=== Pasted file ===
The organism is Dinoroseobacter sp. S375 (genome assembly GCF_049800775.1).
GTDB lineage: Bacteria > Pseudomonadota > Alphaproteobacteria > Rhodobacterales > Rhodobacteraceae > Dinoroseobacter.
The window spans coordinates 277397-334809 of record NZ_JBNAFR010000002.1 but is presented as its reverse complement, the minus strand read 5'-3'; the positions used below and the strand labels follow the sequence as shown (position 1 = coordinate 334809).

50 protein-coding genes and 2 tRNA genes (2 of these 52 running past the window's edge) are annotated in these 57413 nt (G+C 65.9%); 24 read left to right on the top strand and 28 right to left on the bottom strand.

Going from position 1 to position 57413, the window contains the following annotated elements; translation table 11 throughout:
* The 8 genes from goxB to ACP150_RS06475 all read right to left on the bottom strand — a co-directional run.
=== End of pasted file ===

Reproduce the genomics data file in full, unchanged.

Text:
The organism is Dinoroseobacter sp. S375 (genome assembly GCF_049800775.1).
GTDB lineage: Bacteria > Pseudomonadota > Alphaproteobacteria > Rhodobacterales > Rhodobacteraceae > Dinoroseobacter.
The window spans coordinates 277397-334809 of record NZ_JBNAFR010000002.1 but is presented as its reverse complement, the minus strand read 5'-3'; the positions used below and the strand labels follow the sequence as shown (position 1 = coordinate 334809).

50 protein-coding genes and 2 tRNA genes (2 of these 52 running past the window's edge) are annotated in these 57413 nt (G+C 65.9%); 24 read left to right on the top strand and 28 right to left on the bottom strand.

Going from position 1 to position 57413, the window contains the following annotated elements; translation table 11 throughout:
* The 8 genes from goxB to ACP150_RS06475 all read right to left on the bottom strand — a co-directional run.